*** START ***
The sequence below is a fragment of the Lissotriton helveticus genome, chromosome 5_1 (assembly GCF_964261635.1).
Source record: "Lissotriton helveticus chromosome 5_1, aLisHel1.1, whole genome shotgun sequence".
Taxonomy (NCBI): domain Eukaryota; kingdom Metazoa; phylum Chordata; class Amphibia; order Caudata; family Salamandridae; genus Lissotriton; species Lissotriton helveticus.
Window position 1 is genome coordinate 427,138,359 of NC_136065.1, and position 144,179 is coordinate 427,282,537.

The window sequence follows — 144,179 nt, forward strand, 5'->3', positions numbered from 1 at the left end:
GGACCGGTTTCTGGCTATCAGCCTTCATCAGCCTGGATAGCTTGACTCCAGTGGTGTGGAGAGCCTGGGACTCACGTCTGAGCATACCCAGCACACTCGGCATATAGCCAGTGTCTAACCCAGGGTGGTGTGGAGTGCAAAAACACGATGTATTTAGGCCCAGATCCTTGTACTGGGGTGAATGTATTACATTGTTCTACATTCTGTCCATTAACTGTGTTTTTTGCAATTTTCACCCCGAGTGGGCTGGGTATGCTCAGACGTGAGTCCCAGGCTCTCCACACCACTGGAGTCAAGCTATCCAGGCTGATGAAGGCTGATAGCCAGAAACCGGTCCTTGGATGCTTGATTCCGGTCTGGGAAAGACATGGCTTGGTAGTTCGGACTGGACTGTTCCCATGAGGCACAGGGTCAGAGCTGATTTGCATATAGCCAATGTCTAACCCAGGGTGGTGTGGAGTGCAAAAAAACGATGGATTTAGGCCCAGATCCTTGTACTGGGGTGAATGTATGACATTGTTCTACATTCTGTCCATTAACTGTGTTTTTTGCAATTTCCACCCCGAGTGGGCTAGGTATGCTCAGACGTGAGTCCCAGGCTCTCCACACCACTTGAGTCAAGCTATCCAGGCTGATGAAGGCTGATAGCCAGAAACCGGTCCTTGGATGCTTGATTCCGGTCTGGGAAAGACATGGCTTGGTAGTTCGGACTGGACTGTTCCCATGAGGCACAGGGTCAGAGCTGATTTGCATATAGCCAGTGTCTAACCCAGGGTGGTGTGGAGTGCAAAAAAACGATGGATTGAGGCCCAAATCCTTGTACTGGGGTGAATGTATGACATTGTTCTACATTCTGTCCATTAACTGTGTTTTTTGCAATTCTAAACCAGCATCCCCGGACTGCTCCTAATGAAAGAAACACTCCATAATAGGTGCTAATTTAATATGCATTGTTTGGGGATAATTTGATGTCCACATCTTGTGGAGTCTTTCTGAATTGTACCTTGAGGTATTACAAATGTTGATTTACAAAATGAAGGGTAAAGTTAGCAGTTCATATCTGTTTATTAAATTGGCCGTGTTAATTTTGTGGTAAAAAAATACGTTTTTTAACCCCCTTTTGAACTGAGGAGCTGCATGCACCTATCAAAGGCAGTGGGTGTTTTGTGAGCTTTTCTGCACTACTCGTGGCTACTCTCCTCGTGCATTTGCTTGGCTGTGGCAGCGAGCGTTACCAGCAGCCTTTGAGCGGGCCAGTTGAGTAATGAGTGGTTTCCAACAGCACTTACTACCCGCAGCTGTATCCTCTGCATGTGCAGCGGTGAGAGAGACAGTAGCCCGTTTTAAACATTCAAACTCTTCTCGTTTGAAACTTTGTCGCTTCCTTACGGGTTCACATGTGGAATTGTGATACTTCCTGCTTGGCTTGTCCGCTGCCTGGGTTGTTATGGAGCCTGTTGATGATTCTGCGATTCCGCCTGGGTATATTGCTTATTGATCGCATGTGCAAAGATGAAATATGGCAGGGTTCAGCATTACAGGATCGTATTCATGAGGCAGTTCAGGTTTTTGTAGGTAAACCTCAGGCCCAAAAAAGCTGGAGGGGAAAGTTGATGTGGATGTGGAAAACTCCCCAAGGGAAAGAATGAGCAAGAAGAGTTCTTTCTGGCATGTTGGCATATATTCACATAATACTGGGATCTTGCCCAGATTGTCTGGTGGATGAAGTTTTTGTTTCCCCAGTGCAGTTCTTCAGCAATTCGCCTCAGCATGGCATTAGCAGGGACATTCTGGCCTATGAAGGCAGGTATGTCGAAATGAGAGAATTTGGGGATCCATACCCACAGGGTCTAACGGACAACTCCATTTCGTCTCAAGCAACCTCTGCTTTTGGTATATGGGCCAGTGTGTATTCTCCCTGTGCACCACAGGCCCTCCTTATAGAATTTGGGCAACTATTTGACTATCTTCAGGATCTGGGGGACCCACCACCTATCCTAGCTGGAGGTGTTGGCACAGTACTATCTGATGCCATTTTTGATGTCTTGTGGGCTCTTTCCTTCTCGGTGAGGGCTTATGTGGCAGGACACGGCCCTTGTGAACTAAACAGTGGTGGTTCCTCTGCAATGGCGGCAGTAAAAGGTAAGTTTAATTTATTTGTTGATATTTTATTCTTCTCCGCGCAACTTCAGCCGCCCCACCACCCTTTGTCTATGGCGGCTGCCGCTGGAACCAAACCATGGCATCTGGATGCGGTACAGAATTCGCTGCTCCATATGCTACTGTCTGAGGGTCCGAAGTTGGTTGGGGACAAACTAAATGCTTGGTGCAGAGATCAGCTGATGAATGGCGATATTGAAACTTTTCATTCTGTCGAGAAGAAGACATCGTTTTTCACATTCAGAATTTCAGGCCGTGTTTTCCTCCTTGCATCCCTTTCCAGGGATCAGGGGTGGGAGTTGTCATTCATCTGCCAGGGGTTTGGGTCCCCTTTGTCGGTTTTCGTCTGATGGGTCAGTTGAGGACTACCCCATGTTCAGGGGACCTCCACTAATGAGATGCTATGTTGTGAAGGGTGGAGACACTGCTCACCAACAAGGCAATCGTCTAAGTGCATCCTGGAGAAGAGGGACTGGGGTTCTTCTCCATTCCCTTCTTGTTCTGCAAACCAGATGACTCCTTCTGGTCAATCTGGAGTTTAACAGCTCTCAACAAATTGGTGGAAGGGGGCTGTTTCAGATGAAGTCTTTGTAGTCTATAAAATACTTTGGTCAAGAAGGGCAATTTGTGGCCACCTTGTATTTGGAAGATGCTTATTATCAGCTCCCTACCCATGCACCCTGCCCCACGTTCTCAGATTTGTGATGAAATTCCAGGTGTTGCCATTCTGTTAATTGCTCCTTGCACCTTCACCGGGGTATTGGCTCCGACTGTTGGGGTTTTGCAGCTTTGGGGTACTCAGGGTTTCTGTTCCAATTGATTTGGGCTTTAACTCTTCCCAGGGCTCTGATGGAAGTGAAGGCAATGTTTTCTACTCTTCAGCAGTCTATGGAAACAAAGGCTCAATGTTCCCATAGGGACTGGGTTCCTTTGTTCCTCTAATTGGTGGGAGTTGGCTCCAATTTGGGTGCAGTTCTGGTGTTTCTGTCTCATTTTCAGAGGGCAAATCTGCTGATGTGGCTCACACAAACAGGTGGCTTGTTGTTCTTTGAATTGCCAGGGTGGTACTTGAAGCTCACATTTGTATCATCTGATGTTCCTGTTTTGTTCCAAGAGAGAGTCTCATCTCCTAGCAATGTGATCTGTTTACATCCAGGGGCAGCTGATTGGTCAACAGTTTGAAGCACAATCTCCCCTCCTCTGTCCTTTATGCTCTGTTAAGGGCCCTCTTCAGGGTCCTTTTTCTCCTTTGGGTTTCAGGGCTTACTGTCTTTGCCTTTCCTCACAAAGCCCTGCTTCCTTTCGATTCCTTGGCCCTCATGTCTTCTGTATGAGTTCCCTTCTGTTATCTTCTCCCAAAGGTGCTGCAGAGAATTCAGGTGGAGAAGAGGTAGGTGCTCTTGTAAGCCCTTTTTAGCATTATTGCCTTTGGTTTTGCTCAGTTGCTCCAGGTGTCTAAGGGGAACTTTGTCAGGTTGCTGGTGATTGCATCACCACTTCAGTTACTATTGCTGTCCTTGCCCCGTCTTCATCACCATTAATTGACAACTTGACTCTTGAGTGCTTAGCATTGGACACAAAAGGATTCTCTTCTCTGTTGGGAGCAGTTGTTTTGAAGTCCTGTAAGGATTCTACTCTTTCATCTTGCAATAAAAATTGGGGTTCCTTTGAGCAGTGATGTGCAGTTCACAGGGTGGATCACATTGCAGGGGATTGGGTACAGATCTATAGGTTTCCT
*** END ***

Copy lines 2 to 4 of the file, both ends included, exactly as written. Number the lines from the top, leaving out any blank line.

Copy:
Source record: "Lissotriton helveticus chromosome 5_1, aLisHel1.1, whole genome shotgun sequence".
Taxonomy (NCBI): domain Eukaryota; kingdom Metazoa; phylum Chordata; class Amphibia; order Caudata; family Salamandridae; genus Lissotriton; species Lissotriton helveticus.
Window position 1 is genome coordinate 427,138,359 of NC_136065.1, and position 144,179 is coordinate 427,282,537.